PRISTINA, Serbia, Dec 17, 1999 -- (Reuters) British troops said on Thursday that they had stepped up patrols in the streets of Pristina to allay fears that teenagers are being abducted into prostitution.
"There is a fear that teenagers - both boys and girls-are being abducted off the streets," said Major Simon Plummer, of Britain's Royal Greenjackets regiment.
"What we are trying to do is quell this fear by increasing patrols on the streets," he told Reuters during a lightning visit to Pristina by British Defense Minister Minister Geoff Hoon.
Plummer said there were reports of up to 15 abductions in the last two weeks.
He said one of the biggest headaches was working in a legal vacuum in Kosovo, six months after the end of the NATO campaign.
"The difficulty is that there is no formal judicial system. People picked up with weapons end up being released within 24 hours," he said.
"They would have more confidence in us here if we could take these people off the streets."
Corporal Mark Moss, who has been leading one of 16 four-man teams that have been patrolling the streets of this ravaged town, said the problem was proving difficult to stop.
"There are alleged reports of an Albanian mafia coming across the border and abducting them (teenagers) into prostitution in Germany and Italy," he said.
"It's a definite problem. You will not see a single girl alone on the streets, they only go out in packs. Relatives take them to school. Guys you talk to say their girlfriends are staying in and won't come out."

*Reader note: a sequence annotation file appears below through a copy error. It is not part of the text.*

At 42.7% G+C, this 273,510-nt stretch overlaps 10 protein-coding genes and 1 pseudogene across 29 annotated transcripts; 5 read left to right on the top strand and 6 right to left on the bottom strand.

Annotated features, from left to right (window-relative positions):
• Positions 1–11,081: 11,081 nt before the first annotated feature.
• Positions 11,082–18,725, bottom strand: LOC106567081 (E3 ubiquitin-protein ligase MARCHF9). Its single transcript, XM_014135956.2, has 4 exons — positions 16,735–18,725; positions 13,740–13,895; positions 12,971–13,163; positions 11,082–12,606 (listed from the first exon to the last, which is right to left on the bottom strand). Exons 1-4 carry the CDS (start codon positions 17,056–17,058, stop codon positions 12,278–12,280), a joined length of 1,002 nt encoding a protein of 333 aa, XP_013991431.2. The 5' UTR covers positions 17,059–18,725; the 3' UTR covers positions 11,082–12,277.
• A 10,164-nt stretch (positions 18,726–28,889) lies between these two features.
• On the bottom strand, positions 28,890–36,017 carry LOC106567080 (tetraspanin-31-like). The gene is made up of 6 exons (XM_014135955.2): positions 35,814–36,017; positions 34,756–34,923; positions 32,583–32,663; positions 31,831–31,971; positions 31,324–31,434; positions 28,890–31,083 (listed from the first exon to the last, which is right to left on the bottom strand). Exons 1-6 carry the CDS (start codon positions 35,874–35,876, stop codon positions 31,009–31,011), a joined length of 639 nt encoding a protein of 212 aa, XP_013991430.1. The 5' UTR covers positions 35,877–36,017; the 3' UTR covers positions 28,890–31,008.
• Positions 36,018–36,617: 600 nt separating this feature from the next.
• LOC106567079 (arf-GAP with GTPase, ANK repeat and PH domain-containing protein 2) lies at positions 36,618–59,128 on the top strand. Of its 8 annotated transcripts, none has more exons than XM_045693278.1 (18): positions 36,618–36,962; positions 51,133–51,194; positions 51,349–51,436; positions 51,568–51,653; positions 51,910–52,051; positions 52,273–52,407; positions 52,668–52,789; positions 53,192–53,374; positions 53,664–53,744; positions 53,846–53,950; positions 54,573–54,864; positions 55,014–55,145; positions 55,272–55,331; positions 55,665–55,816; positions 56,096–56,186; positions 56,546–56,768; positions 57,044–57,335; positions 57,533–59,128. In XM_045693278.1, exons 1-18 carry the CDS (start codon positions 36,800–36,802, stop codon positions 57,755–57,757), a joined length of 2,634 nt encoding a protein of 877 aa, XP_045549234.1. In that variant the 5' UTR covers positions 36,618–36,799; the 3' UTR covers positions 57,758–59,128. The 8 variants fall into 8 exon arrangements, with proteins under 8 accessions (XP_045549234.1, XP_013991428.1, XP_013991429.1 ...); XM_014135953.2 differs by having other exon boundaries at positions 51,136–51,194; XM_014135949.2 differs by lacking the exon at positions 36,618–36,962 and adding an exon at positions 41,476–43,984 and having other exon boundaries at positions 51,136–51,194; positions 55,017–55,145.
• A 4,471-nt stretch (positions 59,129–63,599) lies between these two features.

The troops stressed they were trying to build up confidence and restore normality to a town that was ravaged before Serb troops withdrew at the end of the conflict six months ago.
"This is certainly the biggest problem we have been dealing with in the past couple of weeks," Moss said. "We have got to stop it."
International bodies have rebuffed criticism that in the six months since they took control of Kosovo they have failed to stamp out lawlessness that has led to more than 400 murders.
The violence includes both revenge attacks on Serbs for the past repression of Albanians - forcing many Serbs to flee the province - and simple crime, often with Albanians as the victims.
Bernard Kouchner, head of Kosovo's United Nations-led administration, has pledged to appoint 400 extra judges and prosecutors to kickstart a barely functioning justice system.
General Klaus Reinhardt, the German commander of the 50,000 NATO-led peacekeeping troops, said they would mount more joint patrols with Kosovo's international police force.
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